Modding is not easy. It requires time, energy and patience. You will need to learn new things. Sometimes you will break things and the game will stop working. Be prepared to spend at least an hour just setting up the tools you need and learning the overall data structure. Another 5 hours might be required to learn basic lua programming. Want to model 3D characters? Then add another day – minimum.
Every step you take will require testing. Soon you will know the 'Loading...' screen right down to the last pixel. Still reading? Good, you may have the patience required to be a modder, but do you have the right attitude. Many people come here expecting other people to instantly solve their problems before taking any meaningful steps to solve it themselves. Modders' despise people like that. 'n00b wants this', 'help! newbie want's help!'. Bah!! We all want help, that's the whole point of coming here! By asking questions already answered here, on Google, in Readmes or elsewhere in the Relic forums you contribute NOTHING to the community and take time away from others.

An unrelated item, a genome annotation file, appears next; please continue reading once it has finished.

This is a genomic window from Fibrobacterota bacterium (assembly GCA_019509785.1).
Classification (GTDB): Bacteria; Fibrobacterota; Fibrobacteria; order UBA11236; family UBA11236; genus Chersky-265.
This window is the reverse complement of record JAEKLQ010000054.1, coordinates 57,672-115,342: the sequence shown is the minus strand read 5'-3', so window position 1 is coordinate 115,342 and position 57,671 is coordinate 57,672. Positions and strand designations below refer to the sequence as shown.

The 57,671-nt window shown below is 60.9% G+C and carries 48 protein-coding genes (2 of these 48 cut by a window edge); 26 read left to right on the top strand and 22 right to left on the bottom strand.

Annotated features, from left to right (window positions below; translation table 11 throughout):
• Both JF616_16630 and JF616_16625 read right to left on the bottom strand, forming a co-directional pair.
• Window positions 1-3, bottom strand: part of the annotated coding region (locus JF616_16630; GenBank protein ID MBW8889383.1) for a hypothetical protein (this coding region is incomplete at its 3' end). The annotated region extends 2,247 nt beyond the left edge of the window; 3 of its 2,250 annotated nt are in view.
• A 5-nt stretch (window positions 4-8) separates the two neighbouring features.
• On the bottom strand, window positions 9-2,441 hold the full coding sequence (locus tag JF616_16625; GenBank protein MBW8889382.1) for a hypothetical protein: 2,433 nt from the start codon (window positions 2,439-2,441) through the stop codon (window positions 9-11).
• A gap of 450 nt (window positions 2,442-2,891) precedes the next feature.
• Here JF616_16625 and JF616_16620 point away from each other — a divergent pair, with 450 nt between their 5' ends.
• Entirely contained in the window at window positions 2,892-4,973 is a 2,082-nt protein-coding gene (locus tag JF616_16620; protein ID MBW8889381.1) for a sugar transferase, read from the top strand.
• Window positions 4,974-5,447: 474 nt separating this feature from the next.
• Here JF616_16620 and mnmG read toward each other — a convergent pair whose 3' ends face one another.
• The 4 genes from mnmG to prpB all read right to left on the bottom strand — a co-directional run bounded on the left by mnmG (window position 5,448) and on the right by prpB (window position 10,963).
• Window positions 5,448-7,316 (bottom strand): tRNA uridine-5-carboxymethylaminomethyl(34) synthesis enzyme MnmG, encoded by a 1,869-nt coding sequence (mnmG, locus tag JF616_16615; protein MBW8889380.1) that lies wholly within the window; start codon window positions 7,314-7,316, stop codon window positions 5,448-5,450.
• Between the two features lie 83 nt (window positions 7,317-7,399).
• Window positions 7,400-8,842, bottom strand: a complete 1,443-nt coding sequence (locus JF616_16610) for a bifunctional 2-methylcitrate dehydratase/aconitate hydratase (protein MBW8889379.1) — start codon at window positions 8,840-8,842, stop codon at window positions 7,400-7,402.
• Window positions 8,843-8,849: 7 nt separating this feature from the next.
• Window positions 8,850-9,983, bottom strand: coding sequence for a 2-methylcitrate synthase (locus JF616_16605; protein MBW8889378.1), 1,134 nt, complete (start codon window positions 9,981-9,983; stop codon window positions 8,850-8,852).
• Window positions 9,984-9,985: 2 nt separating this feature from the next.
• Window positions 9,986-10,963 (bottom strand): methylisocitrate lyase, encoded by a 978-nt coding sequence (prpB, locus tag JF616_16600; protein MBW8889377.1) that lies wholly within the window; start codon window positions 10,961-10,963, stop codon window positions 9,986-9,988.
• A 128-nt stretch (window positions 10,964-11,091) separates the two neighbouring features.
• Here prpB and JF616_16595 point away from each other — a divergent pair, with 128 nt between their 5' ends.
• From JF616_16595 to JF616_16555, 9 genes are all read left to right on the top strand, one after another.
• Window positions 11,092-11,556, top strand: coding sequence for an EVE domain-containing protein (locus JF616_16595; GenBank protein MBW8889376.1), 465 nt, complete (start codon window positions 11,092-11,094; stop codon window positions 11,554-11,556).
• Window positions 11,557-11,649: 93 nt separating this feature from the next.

Use your OWN TIME to do your research, use the 'Search' feature on forums (Currently disabled due to traffic overload), or just do tests until it works! Share your *original* findings with others. If you do that people will will notice, respect you, and your questions will start to get answered. Remember what I said about patience? Finally are you here for the right reasons? Do you like a challenge? I hope so because if you're here for wealth and fame I think you took a wrong turn somewhere. Very few mods ever find commercial success. In fact only about 1 mod in 100 is ever even finished! It isn't wealth, it's the *challenge* that drives us. Good work is it's own reward.